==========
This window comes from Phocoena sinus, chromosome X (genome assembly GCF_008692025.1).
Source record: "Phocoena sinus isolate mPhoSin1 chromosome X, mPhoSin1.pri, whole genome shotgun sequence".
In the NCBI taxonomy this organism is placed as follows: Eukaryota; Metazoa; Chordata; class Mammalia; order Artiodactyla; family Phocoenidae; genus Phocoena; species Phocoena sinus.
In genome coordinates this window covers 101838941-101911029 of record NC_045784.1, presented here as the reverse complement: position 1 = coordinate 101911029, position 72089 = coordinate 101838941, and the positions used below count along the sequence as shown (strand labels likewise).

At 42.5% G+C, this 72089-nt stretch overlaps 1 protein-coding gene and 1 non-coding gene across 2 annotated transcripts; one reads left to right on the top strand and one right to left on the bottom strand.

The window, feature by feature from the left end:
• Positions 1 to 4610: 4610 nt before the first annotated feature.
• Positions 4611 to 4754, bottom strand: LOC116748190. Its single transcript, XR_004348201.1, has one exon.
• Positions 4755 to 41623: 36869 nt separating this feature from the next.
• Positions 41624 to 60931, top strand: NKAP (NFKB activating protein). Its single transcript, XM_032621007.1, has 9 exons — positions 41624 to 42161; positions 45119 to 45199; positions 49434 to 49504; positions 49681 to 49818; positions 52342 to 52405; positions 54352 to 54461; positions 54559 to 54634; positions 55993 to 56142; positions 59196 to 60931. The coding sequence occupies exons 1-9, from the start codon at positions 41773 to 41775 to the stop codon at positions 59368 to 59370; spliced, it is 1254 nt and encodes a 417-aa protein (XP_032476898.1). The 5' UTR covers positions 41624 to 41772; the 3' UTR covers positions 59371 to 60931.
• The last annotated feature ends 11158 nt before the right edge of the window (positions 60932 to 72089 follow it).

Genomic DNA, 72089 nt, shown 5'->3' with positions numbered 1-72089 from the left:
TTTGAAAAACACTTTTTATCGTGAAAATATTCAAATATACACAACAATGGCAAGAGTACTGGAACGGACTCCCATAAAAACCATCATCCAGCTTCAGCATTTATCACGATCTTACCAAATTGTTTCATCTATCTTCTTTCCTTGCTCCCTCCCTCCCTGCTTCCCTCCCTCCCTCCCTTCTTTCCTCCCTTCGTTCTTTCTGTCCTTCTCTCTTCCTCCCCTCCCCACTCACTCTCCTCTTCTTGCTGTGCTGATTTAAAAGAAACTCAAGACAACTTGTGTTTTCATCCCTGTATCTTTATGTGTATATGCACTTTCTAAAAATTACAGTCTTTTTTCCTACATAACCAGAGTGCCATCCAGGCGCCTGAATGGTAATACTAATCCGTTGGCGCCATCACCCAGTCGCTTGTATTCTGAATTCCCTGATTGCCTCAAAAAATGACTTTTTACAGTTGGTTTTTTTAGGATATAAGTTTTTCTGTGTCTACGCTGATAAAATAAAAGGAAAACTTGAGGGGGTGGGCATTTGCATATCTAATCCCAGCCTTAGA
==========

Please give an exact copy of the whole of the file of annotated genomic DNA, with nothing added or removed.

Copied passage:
This window comes from Phocoena sinus, chromosome X (genome assembly GCF_008692025.1).
Source record: "Phocoena sinus isolate mPhoSin1 chromosome X, mPhoSin1.pri, whole genome shotgun sequence".
In the NCBI taxonomy this organism is placed as follows: Eukaryota; Metazoa; Chordata; class Mammalia; order Artiodactyla; family Phocoenidae; genus Phocoena; species Phocoena sinus.
In genome coordinates this window covers 101838941-101911029 of record NC_045784.1, presented here as the reverse complement: position 1 = coordinate 101911029, position 72089 = coordinate 101838941, and the positions used below count along the sequence as shown (strand labels likewise).

At 42.5% G+C, this 72089-nt stretch overlaps 1 protein-coding gene and 1 non-coding gene across 2 annotated transcripts; one reads left to right on the top strand and one right to left on the bottom strand.

The window, feature by feature from the left end:
• Positions 1 to 4610: 4610 nt before the first annotated feature.
• Positions 4611 to 4754, bottom strand: LOC116748190. Its single transcript, XR_004348201.1, has one exon.
• Positions 4755 to 41623: 36869 nt separating this feature from the next.
• Positions 41624 to 60931, top strand: NKAP (NFKB activating protein). Its single transcript, XM_032621007.1, has 9 exons — positions 41624 to 42161; positions 45119 to 45199; positions 49434 to 49504; positions 49681 to 49818; positions 52342 to 52405; positions 54352 to 54461; positions 54559 to 54634; positions 55993 to 56142; positions 59196 to 60931. The coding sequence occupies exons 1-9, from the start codon at positions 41773 to 41775 to the stop codon at positions 59368 to 59370; spliced, it is 1254 nt and encodes a 417-aa protein (XP_032476898.1). The 5' UTR covers positions 41624 to 41772; the 3' UTR covers positions 59371 to 60931.
• The last annotated feature ends 11158 nt before the right edge of the window (positions 60932 to 72089 follow it).

Genomic DNA, 72089 nt, shown 5'->3' with positions numbered 1-72089 from the left:
TTTGAAAAACACTTTTTATCGTGAAAATATTCAAATATACACAACAATGGCAAGAGTACTGGAACGGACTCCCATAAAAACCATCATCCAGCTTCAGCATTTATCACGATCTTACCAAATTGTTTCATCTATCTTCTTTCCTTGCTCCCTCCCTCCCTGCTTCCCTCCCTCCCTCCCTTCTTTCCTCCCTTCGTTCTTTCTGTCCTTCTCTCTTCCTCCCCTCCCCACTCACTCTCCTCTTCTTGCTGTGCTGATTTAAAAGAAACTCAAGACAACTTGTGTTTTCATCCCTGTATCTTTATGTGTATATGCACTTTCTAAAAATTACAGTCTTTTTTCCTACATAACCAGAGTGCCATCCAGGCGCCTGAATGGTAATACTAATCCGTTGGCGCCATCACCCAGTCGCTTGTATTCTGAATTCCCTGATTGCCTCAAAAAATGACTTTTTACAGTTGGTTTTTTTAGGATATAAGTTTTTCTGTGTCTACGCTGATAAAATAAAAGGAAAACTTGAGGGGGTGGGCATTTGCATATCTAATCCCAGCCTTAGA